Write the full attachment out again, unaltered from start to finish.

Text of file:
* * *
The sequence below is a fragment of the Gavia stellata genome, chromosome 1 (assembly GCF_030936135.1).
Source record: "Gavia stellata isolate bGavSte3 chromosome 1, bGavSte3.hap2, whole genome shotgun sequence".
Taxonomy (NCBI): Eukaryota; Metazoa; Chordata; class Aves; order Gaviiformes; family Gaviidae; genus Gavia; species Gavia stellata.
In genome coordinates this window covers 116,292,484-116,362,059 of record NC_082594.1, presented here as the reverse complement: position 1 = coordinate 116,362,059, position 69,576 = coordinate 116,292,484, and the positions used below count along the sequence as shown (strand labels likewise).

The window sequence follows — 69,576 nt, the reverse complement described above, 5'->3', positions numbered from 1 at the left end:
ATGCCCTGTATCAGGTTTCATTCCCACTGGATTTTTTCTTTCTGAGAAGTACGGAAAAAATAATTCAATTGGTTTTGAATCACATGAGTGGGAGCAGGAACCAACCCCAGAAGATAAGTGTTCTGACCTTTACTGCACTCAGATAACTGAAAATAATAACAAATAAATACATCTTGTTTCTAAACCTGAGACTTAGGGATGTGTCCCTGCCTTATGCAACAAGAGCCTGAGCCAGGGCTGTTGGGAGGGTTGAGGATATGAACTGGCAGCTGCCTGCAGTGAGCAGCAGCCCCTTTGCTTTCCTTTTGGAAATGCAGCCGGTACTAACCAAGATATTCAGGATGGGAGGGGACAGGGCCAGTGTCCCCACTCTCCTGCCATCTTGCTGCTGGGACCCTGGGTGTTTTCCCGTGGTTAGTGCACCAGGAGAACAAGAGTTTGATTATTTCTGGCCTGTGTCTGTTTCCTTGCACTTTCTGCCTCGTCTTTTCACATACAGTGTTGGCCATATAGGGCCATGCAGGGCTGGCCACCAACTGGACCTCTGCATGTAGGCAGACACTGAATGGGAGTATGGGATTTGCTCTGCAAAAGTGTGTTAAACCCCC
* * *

The sequence below is a fragment of the Gavia stellata genome, chromosome 1 (assembly GCF_030936135.1).
Source record: "Gavia stellata isolate bGavSte3 chromosome 1, bGavSte3.hap2, whole genome shotgun sequence".
Taxonomy (NCBI): Eukaryota; Metazoa; Chordata; class Aves; order Gaviiformes; family Gaviidae; genus Gavia; species Gavia stellata.
In genome coordinates this window covers 116,292,484-116,362,059 of record NC_082594.1, presented here as the reverse complement: position 1 = coordinate 116,362,059, position 69,576 = coordinate 116,292,484, and the positions used below count along the sequence as shown (strand labels likewise).

The window sequence follows — 69,576 nt, the reverse complement described above, 5'->3', positions numbered from 1 at the left end:
ATGCCCTGTATCAGGTTTCATTCCCACTGGATTTTTTCTTTCTGAGAAGTACGGAAAAAATAATTCAATTGGTTTTGAATCACATGAGTGGGAGCAGGAACCAACCCCAGAAGATAAGTGTTCTGACCTTTACTGCACTCAGATAACTGAAAATAATAACAAATAAATACATCTTGTTTCTAAACCTGAGACTTAGGGATGTGTCCCTGCCTTATGCAACAAGAGCCTGAGCCAGGGCTGTTGGGAGGGTTGAGGATATGAACTGGCAGCTGCCTGCAGTGAGCAGCAGCCCCTTTGCTTTCCTTTTGGAAATGCAGCCGGTACTAACCAAGATATTCAGGATGGGAGGGGACAGGGCCAGTGTCCCCACTCTCCTGCCATCTTGCTGCTGGGACCCTGGGTGTTTTCCCGTGGTTAGTGCACCAGGAGAACAAGAGTTTGATTATTTCTGGCCTGTGTCTGTTTCCTTGCACTTTCTGCCTCGTCTTTTCACATACAGTGTTGGCCATATAGGGCCATGCAGGGCTGGCCACCAACTGGACCTCTGCATGTAGGCAGACACTGAATGGGAGTATGGGATTTGCTCTGCAAAAGTGTGTTAAACCCCC